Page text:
In recognition of Chris Hani’s contribution to South Africa’s democracy, and in commemoration of his life and legacy, UCT has renamed the New Science Lecture Theatre after the struggle veteran.
The renaming was celebrated at an event in the Molly Blackburn Hall on 24 April. The ceremony was attended by his daughter Lindiwe Hani and Deputy Minister of Public Works Jeremy Cronin, who spoke on behalf of the Hani family, together with special guest Justice Albie Sachs, members of the university and student leadership, representatives from the South African Communist Party (SACP), and UCT students and staff.
Speaking to the decisions to rename this and other buildings, rooms, open spaces and roads on the university campus, Advocate Norman Arendse, chair of the university’s Naming of Buildings Committee, asserted the value that names have, as well as their role in promoting UCT’s project of transformation and decolonisation.
In so doing, and in accordance with its Strategic Planning Framework 2016–2020, these renamings contribute to the forging of a new and inclusive identity at UCT.
The South African Studentsʼ Congress (SASCO) at UCT first proposed the renaming of the New Science Lecture Theatre in August 2014. It was approved by Council one year later.
The main motivation behind the proposal was that this was the last public venue where Hani had addressed an audience at UCT before he was assassinated in April 1993.
“Chris Hani embodied all that we have attempted to achieve until now, and that we wish to achieve going forward.”
Being permitted to rename one of its buildings after Hani plays a central role in building on the kind of legacy the university hopes to achieve, said Arendse.
“Chris Hani embodied all that we have attempted to achieve until now, and that we wish to achieve going forward,” he said.
This sentiment was echoed throughout the course of the evening, as speakers shared fond memories of Hani as a leader, fighter, scholar and friend.
Martin Thembisile Hani (his nom de guerre, Chris, was taken from one of his brothers) was born on 28 June 1942 in a rural village in Cofimvaba in the Transkei.
“As with so many South Africans across the generations, including the current young generation in our country, Chris’s first direct exposure to politics came, as it happens, on the terrain of educational struggles,” said Cronin, in delivering the keynote address on behalf of the Hani family.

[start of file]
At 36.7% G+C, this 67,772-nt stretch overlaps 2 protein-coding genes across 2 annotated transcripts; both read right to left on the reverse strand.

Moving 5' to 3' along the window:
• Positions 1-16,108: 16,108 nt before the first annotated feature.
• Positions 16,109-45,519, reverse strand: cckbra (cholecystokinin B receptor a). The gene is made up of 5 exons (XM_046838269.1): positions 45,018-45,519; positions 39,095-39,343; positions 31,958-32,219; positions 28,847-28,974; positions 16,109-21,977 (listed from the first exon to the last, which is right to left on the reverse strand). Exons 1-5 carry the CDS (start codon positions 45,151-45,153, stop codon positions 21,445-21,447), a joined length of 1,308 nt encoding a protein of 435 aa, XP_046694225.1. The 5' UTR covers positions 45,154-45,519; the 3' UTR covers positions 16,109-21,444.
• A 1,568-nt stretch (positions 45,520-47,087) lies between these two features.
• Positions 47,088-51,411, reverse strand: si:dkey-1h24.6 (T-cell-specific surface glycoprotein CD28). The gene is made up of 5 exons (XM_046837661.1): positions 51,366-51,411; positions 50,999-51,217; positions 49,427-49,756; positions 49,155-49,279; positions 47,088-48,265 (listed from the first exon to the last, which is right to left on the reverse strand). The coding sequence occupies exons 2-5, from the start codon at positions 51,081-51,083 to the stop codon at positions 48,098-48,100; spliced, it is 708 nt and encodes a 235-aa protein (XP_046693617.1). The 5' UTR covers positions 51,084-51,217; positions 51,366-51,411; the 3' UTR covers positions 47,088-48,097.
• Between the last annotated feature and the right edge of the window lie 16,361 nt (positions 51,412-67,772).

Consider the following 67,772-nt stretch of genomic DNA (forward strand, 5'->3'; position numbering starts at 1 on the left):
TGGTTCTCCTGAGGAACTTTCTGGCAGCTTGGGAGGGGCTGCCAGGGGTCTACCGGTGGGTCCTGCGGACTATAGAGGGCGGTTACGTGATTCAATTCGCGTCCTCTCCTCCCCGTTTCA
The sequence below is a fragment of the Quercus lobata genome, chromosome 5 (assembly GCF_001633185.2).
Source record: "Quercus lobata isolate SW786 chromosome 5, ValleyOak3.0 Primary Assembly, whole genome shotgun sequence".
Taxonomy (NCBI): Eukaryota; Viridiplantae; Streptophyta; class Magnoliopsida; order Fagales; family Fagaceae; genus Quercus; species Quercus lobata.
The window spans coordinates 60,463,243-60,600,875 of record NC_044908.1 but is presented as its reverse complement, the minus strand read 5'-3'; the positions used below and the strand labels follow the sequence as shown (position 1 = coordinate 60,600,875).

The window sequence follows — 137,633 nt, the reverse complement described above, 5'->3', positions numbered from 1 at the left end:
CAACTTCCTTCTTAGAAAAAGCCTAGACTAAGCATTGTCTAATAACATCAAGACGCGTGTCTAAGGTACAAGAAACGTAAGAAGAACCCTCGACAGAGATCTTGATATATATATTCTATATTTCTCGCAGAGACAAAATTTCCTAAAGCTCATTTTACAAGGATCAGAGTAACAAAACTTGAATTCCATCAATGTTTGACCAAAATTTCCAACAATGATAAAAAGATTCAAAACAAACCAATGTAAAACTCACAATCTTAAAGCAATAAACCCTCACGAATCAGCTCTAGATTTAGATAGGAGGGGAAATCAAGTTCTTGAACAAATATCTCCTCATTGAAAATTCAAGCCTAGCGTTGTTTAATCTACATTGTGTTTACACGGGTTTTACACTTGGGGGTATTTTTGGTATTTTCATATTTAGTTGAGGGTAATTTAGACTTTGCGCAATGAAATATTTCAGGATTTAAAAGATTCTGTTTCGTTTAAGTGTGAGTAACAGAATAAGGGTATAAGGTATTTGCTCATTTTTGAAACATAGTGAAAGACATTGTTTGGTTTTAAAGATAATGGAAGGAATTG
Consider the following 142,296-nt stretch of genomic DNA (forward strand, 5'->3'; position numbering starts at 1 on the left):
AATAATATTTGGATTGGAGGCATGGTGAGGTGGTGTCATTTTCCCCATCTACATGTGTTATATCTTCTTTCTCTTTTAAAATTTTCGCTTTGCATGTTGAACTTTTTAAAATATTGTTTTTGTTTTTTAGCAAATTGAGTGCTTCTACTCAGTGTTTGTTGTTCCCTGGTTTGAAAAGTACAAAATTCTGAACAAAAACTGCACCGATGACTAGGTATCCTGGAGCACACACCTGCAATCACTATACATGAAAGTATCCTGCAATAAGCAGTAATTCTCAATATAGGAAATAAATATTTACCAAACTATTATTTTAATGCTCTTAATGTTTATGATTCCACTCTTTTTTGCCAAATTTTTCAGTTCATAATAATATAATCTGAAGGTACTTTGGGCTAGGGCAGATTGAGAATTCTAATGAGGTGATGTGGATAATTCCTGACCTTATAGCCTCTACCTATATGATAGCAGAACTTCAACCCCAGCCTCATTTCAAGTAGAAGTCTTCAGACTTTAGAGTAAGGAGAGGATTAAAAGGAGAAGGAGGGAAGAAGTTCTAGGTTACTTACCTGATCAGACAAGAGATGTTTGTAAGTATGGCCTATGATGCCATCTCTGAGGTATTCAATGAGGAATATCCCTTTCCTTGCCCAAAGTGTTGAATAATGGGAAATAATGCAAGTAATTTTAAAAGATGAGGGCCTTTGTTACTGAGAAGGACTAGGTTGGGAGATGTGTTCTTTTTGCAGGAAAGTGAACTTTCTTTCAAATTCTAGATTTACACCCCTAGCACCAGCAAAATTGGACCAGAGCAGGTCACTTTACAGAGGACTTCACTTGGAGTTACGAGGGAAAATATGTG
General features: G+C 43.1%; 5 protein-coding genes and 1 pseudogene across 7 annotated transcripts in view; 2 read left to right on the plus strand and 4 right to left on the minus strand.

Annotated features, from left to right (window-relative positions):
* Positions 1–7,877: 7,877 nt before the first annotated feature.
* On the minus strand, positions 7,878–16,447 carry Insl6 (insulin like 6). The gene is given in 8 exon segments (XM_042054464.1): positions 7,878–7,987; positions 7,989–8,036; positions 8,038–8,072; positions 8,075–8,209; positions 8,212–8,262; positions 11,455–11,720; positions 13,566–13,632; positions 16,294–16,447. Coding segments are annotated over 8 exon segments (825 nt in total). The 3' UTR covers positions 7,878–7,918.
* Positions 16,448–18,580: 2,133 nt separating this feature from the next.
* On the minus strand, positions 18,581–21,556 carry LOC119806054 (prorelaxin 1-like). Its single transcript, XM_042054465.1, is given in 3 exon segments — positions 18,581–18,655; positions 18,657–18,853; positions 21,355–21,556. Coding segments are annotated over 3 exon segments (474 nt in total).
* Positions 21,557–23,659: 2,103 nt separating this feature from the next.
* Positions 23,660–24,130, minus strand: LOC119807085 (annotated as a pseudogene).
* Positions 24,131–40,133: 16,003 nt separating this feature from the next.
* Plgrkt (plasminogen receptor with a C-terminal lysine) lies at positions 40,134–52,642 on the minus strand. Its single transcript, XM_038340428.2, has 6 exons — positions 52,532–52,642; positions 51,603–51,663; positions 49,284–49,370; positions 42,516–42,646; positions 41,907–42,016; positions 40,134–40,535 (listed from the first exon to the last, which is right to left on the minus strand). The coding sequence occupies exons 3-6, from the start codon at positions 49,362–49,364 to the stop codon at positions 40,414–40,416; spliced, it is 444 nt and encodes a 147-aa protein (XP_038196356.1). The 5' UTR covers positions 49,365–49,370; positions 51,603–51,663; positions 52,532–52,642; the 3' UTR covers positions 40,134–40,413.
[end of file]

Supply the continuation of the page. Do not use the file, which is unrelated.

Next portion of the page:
“Names do matter. They are not everything. They are not a substitute for other things, but they do matter and they are there because people have struggled.”
In 1954, while Hani was completing his secondary education, a number of his teachers were fired for protesting against the introduction of Bantu education.
Reflecting on this in later life, Hani noted that Bantu education intended “to indoctrinate black pupils to accept and recognise the supremacy of the white man over the blacks, in all spheres. This angered and outraged us and paved the way for my own involvement in the struggle”.
This was the beginning of Hani’s lifetime of radical African nationalism.
A scholar first
But this nationalism was accompanied by a seemingly contradictory love of Latin, Greek and English literature, and a propensity to quote enthusiastically from Shakespeare.
“But the contradiction is only apparent. Because what he drew from the Western canon was a deep humanism,” said Cronin. As Hani himself noted, his studies of literature further strengthened his hatred of all forms of oppression, persecution and obscurantism.
Speaking of her father, Lindiwe Hani noted: “He was a soldier, but it was at a time that it was necessary to take arms. I think that he actually regarded himself more as an intellectual.”
“When Chris Hani engaged with people, he did not shout down from a podium.”
“Daddy was always very passionate about education,” she noted. “We didn’t hear nursery rhymes. We heard about Marxism and Shakespeare.”
Indeed, this is one of the qualities UCT considers in its renamings: selecting individuals who have been inspired by their academic education, and who have remained intellectuals throughout their lives, noted Vice-Chancellor Dr Max Price.
Names do matter
As many speakers pointed out, renaming, in isolation, does not a transformed institution make.
“Names do matter. They are not everything. They are not a substitute for other things, but they do matter and they are there because people have struggled,” asserted Sachs.
Cronin expressed similar sentiments when he said: “There are of course cynics who will say that changing the name of a building, or removing a statue, or whatever, changes nothing.
“They will be proved wrong if we embed this renaming within a wider process of social, economic, and cultural transformation, of our universities and our wider society.
“A university is surely a place in which it is both possible and imperative to foster reflective thinking, rational discussion, debate, which may be passionate, but must be collegial and civil in character.”
When Chris Hani engaged with people, he did not shout down from a podium. He engaged directly and personably, recalled Cronin.
“I hope that the … renamed lecture theatre, which now bears the name Chris Hani, will be an appropriate forum for collective empowerment, for rational and reflective discussion and learning. I trust, in short, that it will earn the name Chris Hani.”
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